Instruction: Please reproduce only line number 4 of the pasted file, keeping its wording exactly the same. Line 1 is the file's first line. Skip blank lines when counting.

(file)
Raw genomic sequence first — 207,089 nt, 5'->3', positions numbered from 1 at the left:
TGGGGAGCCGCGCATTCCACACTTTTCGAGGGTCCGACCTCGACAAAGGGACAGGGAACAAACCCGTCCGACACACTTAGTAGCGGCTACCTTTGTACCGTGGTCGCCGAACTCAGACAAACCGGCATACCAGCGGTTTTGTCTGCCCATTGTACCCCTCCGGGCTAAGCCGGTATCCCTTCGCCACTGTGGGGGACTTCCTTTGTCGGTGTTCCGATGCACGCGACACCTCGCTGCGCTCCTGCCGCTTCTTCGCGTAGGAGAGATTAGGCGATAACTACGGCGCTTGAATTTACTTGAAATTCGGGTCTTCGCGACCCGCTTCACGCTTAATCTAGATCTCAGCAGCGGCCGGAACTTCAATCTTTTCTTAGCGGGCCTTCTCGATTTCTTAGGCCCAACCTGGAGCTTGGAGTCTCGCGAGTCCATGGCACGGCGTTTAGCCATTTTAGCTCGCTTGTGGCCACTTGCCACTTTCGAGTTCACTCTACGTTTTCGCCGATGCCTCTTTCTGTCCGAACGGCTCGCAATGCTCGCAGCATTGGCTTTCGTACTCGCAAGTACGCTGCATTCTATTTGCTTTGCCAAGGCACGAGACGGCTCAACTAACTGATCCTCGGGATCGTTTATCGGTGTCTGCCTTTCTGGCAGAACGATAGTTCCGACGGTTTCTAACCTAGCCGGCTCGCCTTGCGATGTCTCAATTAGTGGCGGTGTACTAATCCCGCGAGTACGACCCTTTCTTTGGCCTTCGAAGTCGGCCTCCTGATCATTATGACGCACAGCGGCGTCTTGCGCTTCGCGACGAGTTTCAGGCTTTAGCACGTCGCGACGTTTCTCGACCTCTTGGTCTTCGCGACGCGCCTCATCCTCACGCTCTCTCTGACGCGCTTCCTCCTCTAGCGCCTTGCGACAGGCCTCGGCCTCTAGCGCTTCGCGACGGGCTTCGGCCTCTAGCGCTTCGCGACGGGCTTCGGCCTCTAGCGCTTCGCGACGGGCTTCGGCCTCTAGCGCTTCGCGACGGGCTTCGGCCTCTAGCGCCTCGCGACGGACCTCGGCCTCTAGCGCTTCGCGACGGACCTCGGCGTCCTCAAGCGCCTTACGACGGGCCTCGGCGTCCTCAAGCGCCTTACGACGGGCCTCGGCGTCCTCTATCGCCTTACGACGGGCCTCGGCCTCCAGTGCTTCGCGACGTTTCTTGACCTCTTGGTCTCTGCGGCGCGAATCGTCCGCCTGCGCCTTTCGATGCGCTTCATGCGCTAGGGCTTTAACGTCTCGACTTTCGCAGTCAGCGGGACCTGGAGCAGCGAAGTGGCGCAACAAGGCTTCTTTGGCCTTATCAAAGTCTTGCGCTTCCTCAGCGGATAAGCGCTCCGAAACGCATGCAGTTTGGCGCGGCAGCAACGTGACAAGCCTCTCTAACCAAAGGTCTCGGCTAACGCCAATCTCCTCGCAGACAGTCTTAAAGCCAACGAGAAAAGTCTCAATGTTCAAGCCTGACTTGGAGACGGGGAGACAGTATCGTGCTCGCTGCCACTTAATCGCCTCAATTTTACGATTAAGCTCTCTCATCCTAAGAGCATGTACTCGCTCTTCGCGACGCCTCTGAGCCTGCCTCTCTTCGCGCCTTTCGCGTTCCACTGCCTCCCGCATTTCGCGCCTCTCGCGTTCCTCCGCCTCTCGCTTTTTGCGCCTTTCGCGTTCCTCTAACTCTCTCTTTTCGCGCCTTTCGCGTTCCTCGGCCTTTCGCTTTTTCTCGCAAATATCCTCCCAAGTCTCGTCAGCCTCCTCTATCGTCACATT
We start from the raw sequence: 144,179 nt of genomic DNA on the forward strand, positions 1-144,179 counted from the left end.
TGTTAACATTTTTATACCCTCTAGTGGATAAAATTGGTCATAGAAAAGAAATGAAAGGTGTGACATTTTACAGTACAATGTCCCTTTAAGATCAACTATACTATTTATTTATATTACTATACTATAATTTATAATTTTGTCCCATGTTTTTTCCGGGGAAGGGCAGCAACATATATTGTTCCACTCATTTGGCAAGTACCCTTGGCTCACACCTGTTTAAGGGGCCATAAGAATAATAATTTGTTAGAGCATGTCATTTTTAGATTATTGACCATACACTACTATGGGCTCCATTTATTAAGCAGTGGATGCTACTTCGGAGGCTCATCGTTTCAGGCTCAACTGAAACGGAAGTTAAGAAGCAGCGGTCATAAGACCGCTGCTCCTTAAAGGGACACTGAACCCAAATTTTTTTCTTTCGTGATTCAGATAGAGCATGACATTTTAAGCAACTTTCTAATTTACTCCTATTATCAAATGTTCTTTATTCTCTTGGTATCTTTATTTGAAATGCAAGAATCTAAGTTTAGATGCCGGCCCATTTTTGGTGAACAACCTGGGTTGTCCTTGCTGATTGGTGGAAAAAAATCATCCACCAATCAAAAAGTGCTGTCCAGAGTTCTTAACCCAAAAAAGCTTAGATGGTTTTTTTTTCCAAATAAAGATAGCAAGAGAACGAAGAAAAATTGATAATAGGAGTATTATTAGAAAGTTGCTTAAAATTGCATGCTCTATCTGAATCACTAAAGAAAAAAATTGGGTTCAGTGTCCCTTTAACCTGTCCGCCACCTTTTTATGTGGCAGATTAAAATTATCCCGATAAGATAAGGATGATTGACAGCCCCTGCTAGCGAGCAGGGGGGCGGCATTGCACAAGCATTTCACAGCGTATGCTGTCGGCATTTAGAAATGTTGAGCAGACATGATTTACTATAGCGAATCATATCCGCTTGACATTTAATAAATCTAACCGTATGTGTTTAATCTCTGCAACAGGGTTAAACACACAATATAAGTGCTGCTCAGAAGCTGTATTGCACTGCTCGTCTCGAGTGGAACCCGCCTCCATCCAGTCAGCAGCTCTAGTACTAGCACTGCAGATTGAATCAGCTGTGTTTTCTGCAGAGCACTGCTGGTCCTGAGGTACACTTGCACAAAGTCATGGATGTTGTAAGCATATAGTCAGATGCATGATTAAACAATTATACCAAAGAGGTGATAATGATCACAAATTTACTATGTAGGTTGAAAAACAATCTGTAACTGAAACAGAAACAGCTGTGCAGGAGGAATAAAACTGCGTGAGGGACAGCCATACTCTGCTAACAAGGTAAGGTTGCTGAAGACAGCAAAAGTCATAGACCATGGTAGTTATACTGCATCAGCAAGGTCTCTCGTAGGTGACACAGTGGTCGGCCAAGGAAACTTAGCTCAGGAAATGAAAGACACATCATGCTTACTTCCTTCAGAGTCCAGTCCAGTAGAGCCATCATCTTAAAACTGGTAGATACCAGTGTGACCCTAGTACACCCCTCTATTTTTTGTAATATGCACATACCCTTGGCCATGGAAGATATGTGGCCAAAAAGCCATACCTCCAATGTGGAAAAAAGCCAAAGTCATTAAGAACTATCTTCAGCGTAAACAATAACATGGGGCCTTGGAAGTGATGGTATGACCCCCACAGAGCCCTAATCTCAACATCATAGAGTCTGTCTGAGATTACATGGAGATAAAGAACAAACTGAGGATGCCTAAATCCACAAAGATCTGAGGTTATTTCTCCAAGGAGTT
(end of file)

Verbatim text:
TGTTAACATTTTTATACCCTCTAGTGGATAAAATTGGTCATAGAAAAGAAATGAAAGGTGTGACATTTTACAGTACAATGTCCCTTTAAGATCAACTATACTATTTATTTATATTACTATACTATAATTTATAATTTTGTCCCATGTTTTTTCCGGGGAAGGGCAGCAACATATATTGTTCCACTCATTTGGCAAGTACCCTTGGCTCACACCTGTTTAAGGGGCCATAAGAATAATAATTTGTTAGAGCATGTCATTTTTAGATTATTGACCATACACTACTATGGGCTCCATTTATTAAGCAGTGGATGCTACTTCGGAGGCTCATCGTTTCAGGCTCAACTGAAACGGAAGTTAAGAAGCAGCGGTCATAAGACCGCTGCTCCTTAAAGGGACACTGAACCCAAATTTTTTTCTTTCGTGATTCAGATAGAGCATGACATTTTAAGCAACTTTCTAATTTACTCCTATTATCAAATGTTCTTTATTCTCTTGGTATCTTTATTTGAAATGCAAGAATCTAAGTTTAGATGCCGGCCCATTTTTGGTGAACAACCTGGGTTGTCCTTGCTGATTGGTGGAAAAAAATCATCCACCAATCAAAAAGTGCTGTCCAGAGTTCTTAACCCAAAAAAGCTTAGATGGTTTTTTTTTCCAAATAAAGATAGCAAGAGAACGAAGAAAAATTGATAATAGGAGTATTATTAGAAAGTTGCTTAAAATTGCATGCTCTATCTGAATCACTAAAGAAAAAAATTGGGTTCAGTGTCCCTTTAACCTGTCCGCCACCTTTTTATGTGGCAGATTAAAATTATCCCGATAAGATAAGGATGATTGACAGCCCCTGCTAGCGAGCAGGGGGGCGGCATTGCACAAGCATTTCACAGCGTATGCTGTCGGCATTTAGAAATGTTGAGCAGACATGATTTACTATAGCGAATCATATCCGCTTGACATTTAATAAATCTAACCGTATGTGTTTAATCTCTGCAACAGGGTTAAACACACAATATAAGTGCTGCTCAGAAGCTGTATTGCACTGCTCGTCTCGAGTGGAACCCGCCTCCATCCAGTCAGCAGCTCTAGTACTAGCACTGCAGATTGAATCAGCTGTGTTTTCTGCAGAGCACTGCTGGTCCTGAGGTACACTTGCACAAAGTCATGGATGTTGTAAGCATATAGTCAGATGCATGATTAAACAATTATACCAAAGAGGTGATAATGATCACAAATTTACTATGTAGGTTGAAAAACAATCTGTAACTGAAACAGAAACAGCTGTGCAGGAGGAATAAAACTGCGTGAGGGACAGCCATACTCTGCTAACAAGGTAAGGTTGCTGAAGACAGCAAAAGTCATAGACCATGGTAGTTATACTGCATCAGCAAGGTCTCTCGTAGGTGACACAGTGGTCGGCCAAGGAAACTTAGCTCAGGAAATGAAAGACACATCATGCTTACTTCCTTCAGAGTCCAGTCCAGTAGAGCCATCATCTTAAAACTGGTAGATACCAGTGTGACCCTAGTACACCCCTCTATTTTTTGTAATATGCACATACCCTTGGCCATGGAAGATATGTGGCCAAAAAGCCATACCTCCAATGTGGAAAAAAGCCAAAGTCATTAAGAACTATCTTCAGCGTAAACAATAACATGGGGCCTTGGAAGTGATGGTATGACCCCCACAGAGCCCTAATCTCAACATCATAGAGTCTGTCTGAGATTACATGGAGATAAAGAACAAACTGAGGATGCCTAAATCCACAAAGATCTGAGGTTATTTCTCCAAGGAGTT